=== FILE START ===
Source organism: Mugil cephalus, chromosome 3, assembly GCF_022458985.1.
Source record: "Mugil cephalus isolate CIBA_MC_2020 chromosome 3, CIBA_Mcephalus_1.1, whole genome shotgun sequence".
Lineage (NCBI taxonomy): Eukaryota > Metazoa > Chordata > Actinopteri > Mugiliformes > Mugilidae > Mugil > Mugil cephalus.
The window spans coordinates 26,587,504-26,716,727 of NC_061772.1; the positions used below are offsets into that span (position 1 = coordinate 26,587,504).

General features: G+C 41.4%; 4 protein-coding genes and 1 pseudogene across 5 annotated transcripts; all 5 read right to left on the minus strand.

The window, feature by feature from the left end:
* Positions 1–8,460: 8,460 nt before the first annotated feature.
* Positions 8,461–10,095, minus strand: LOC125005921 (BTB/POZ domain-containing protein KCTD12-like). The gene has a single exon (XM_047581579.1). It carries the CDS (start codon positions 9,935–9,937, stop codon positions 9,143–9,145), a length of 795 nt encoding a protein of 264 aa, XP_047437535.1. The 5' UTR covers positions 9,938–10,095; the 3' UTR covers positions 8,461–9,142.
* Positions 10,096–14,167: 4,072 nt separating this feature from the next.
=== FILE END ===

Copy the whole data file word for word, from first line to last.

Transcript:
Source organism: Mugil cephalus, chromosome 3, assembly GCF_022458985.1.
Source record: "Mugil cephalus isolate CIBA_MC_2020 chromosome 3, CIBA_Mcephalus_1.1, whole genome shotgun sequence".
Lineage (NCBI taxonomy): Eukaryota > Metazoa > Chordata > Actinopteri > Mugiliformes > Mugilidae > Mugil > Mugil cephalus.
The window spans coordinates 26,587,504-26,716,727 of NC_061772.1; the positions used below are offsets into that span (position 1 = coordinate 26,587,504).

General features: G+C 41.4%; 4 protein-coding genes and 1 pseudogene across 5 annotated transcripts; all 5 read right to left on the minus strand.

The window, feature by feature from the left end:
* Positions 1–8,460: 8,460 nt before the first annotated feature.
* Positions 8,461–10,095, minus strand: LOC125005921 (BTB/POZ domain-containing protein KCTD12-like). The gene has a single exon (XM_047581579.1). It carries the CDS (start codon positions 9,935–9,937, stop codon positions 9,143–9,145), a length of 795 nt encoding a protein of 264 aa, XP_047437535.1. The 5' UTR covers positions 9,938–10,095; the 3' UTR covers positions 8,461–9,142.
* Positions 10,096–14,167: 4,072 nt separating this feature from the next.